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NIAGARA-ON-THE-LAKE, Ont. – Sean O’Casey’s mesmerizing and heart-wrenching play, “Juno and the Paycock,” probably won’t cause riots in the streets of this historic village or mimic the arguments and rifts that plagued Dublin’s Abbey Theatre artistic directors Lady Gregory and W.B. Yeats – like the story did when it bowed back in the 1920s.

But the story – one third of O’Casey’s “tenement trilogy” that included “The Shadow of a Gunman” and “The Plough and the Stars,” can still bring a lump to the throat and a tear to the eye.

The Shaw Festival’s “Juno” does both of those things in abundance in a production directed by Irish-born Jackie Maxwell, whose theatrical bucket list has long included a wish to bring the tragicomic play to a Niagara-on-the-Lake stage. She has done a superb job in doing so, mounting the complex and sad tale of the life and times of blowhard, pint-loving Captain Jack Boyle and his long-suffering and heroic wife, Juno; fellow sot Joxer Daly; a son, a daughter, some fair-weather friends and a parade of neighbors.

The story is one of misery and warmth, tiny triumphs and big heartbreak, laughter and lies. Playwright O’Casey said “That’s the Irish people all over. They treat a joke as a serious thing and a serious thing as a joke” - a trait that even Juno, part-saint, part-tyrant, repeatedly learns about life with Captain Jack. Some funny stuff gets old real fast.

The Captain has an aversion to work. “Me legs! Me legs!” he hollers in pain when a job possibility is mentioned. He’s a one-time sailor whose sea exploits are questionable, but down at Foley’s or Ryan’s, Jack regales all with tales of far-off, exotic lands and leads a drunken chorus in song before staggering home, the ingratiating Joxer in tow. Juno, meanwhile, has her hands full keeping things together. Son Johnny, maimed from the “Irish troubles,” lives at home and jumps at every door rap or car backfire. Daughter Mary is restless and anxious to leave. Money is scarce, food meager.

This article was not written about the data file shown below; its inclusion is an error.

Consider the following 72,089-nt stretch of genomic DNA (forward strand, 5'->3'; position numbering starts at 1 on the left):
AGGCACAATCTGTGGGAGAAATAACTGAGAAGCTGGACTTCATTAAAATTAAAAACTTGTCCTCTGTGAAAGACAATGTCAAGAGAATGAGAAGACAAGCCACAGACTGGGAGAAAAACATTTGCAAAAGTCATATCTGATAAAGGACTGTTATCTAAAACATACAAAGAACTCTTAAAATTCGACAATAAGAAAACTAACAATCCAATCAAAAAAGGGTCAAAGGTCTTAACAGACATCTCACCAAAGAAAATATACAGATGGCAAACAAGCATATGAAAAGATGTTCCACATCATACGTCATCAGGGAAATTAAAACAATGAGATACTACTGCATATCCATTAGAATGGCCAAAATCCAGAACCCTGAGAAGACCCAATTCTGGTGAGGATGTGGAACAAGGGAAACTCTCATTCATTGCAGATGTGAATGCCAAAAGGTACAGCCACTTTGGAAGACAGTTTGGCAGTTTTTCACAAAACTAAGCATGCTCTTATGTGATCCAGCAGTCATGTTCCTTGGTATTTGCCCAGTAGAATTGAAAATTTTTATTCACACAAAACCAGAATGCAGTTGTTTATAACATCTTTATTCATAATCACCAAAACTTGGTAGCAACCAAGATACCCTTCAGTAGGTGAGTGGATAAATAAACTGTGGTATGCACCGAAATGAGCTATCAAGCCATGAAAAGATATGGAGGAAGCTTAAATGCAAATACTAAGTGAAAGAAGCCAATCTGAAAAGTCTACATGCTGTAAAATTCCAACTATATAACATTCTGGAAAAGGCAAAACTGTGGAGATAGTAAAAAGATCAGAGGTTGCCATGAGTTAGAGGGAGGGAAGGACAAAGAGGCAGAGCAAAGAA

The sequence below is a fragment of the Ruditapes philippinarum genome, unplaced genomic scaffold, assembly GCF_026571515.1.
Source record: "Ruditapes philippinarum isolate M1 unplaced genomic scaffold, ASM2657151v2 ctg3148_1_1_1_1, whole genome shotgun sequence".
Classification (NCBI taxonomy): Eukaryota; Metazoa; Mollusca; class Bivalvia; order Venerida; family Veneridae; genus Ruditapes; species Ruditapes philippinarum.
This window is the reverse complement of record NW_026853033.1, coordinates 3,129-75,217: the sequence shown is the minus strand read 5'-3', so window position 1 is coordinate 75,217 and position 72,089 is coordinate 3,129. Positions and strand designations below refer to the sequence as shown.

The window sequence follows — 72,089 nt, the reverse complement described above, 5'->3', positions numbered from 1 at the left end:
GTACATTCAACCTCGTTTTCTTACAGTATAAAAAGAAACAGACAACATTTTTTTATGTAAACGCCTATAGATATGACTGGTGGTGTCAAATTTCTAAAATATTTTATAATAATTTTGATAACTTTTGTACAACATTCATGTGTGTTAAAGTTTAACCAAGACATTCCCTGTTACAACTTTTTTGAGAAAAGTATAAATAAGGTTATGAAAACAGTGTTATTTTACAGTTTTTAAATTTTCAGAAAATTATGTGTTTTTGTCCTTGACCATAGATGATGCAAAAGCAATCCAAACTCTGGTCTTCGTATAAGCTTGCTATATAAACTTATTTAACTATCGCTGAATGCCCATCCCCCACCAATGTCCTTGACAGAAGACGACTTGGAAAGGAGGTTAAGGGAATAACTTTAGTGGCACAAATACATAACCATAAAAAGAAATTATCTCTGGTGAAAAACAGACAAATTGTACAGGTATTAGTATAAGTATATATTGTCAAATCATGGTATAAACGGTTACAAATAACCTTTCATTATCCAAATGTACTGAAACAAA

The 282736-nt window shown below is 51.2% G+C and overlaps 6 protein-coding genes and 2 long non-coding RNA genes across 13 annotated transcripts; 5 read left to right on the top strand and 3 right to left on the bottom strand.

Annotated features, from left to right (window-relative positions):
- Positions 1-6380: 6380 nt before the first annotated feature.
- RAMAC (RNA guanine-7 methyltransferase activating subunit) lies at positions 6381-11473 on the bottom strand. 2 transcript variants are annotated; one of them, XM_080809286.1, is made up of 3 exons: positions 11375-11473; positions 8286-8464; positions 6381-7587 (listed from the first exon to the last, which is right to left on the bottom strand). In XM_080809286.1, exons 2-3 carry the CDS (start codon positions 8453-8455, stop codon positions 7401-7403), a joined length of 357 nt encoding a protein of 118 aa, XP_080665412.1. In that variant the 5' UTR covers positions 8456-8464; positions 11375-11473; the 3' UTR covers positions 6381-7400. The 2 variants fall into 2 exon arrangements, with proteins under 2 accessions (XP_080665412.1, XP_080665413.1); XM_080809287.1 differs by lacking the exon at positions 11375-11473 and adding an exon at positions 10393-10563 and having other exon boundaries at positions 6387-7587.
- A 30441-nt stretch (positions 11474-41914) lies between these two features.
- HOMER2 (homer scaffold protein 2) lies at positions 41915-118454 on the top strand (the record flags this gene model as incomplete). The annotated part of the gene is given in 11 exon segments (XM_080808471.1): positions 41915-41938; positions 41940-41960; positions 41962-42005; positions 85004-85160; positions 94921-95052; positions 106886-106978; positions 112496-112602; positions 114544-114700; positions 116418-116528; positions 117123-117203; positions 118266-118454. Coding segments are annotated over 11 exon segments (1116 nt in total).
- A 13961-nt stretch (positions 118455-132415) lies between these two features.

When Jack gets a windfall – a wealthy cousin leaves him considerable cash - Juno finally sees daylight. The will’s small print and a barrister’s oversight soon dash her hopes. Johnny’s military loyalties or lack of, catch up with him. Mary gets into a different sort of trouble. New furniture is repossessed. Jack and Joxer seek comfort at Foley’s. Juno is left to utter a heartbreaking plea: “Sacred heart o’ Jesus, take away our hearts of stone and give us hearts of flesh.” The last few minutes of “Juno and the Paycock” are devastatingly sad, the Boyle family history now, Jack and Joxer are obliviously soused. In the morning, they’ll learn of life-changing events. The hush of the audience at the smallish Royal George Theatre – practically in the Boyle’s parlor – is deafening.

It has been noted that O’Casey never fully appreciated the power of his “Juno.”

I offer that Maxwell’s interpretation would have made him a believer.

The cast is faultless. Mary Haney, in her 28th Shaw Festival season, is wondrous as Juno, so strong, so right, a perfect survivor. Jim Mezon, in his 30th Shaw season, excels as the bragging and boozing, strutting Captain Jack, like Benedict Campbell’s Joxer, a fool but not a rogue. They are two exceptionally complete portrayals. Fine others include Andrew Bunker, Charlie Gallant, Marla McLean, Gord Rand and Corrine Koslo. Donna Belleville and Jennifer Phipps also have key roles.

“Juno and the Paycock,” Irish internecine struggles taken from the streets and squares into a living room and a kitchen by O’Casey, is a penetrating, universal look at politics, mistrust, bloodshed and family strife. Human nature explored.